olive types gourmet food

The Olive Types Guide. Going beyond Green and Black

Each country around the Mediterranean has its various types of olives. Some are used as table olives, and others are used exclusively for oil.

Here is a list of the most known olive types by country of origin. Also, some ideas for how to best enjoy them.





Italian Olives

There are around 20 varieties of olives in Italy. This is the top 4 of the most famous and flavoured.  

Ascolana Tenera

They are harvested when the flesh is a pale green to yellow colour. They are usually cured in brine. They are meaty and soft.

Most commonly eaten as Olive all’Ascolana (a local speciality of deep fried stuffed Ascolana olives).

Region: Le Marche

Bella di Cerignola

They are very large, meaty, mild and buttery in flavor. They may be served either green or black (sometimes red, but the color is not natural). They are first cured in lye followed by a natural brine soak for up to 4 weeks.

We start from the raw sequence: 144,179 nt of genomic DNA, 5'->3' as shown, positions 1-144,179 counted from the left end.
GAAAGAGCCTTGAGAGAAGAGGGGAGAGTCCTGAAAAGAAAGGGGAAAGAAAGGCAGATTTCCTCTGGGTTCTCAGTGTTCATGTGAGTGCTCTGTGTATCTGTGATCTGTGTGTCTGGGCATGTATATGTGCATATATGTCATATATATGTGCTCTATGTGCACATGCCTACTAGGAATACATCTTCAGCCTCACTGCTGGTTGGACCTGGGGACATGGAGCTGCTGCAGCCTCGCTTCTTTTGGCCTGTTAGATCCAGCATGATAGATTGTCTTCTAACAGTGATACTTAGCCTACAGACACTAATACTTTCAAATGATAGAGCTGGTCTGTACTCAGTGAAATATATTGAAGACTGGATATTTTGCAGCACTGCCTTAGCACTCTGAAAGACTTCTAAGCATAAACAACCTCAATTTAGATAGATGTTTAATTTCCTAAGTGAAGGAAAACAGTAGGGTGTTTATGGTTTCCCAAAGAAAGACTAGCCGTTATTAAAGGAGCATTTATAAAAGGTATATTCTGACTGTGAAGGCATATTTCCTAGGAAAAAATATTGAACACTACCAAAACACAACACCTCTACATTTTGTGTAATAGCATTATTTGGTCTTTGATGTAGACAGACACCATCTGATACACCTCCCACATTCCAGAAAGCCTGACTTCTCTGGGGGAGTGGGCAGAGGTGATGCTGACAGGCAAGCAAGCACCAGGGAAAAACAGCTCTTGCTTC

Most commonly eaten for aperitivo, paired with Parmigiano cheese and some dry taralli (Italian crackers).

Region: Puglia

Nocellara del Belice

This is one of the finest table olive types in the world (they can also be used for oil). They are bright green in color, with a crisp flesh. Their taste is pleasantly sweet, sour and tangy with a subtle hint of bitterness.

Their are ideal for appetizers, entrées and side dishes.

Region: Sicily

Taggiasca

Taggiasca is a small and plump italian olive, deep red in color, sweet and fruity, whith hints of nutty almond and a firm bite. It is cured in sea salt brine for up to 5 months.

It pairs up with seafood, and salads, creamy, mild cheeses and a crisp Pinot Grigio.

Region: Liguria


  In the next episode you’ll learn about some of the famous Spanish olive types and you’ll get some suggestions for pairing them. In episode 3, we’ll talk about the Greek olive (the well known kalamata, but not only), while episode 4 will be about the French olives (Provence and the Côte d’Azur has some beautifully flavored olive types). We also plan an episode 5, where you’ll learn about the lesser known olive types (the tunisian, turkish, and portuguese). Sign up, we’ll let you know when the next episode is live.    

YOU MAY ALSO LIKE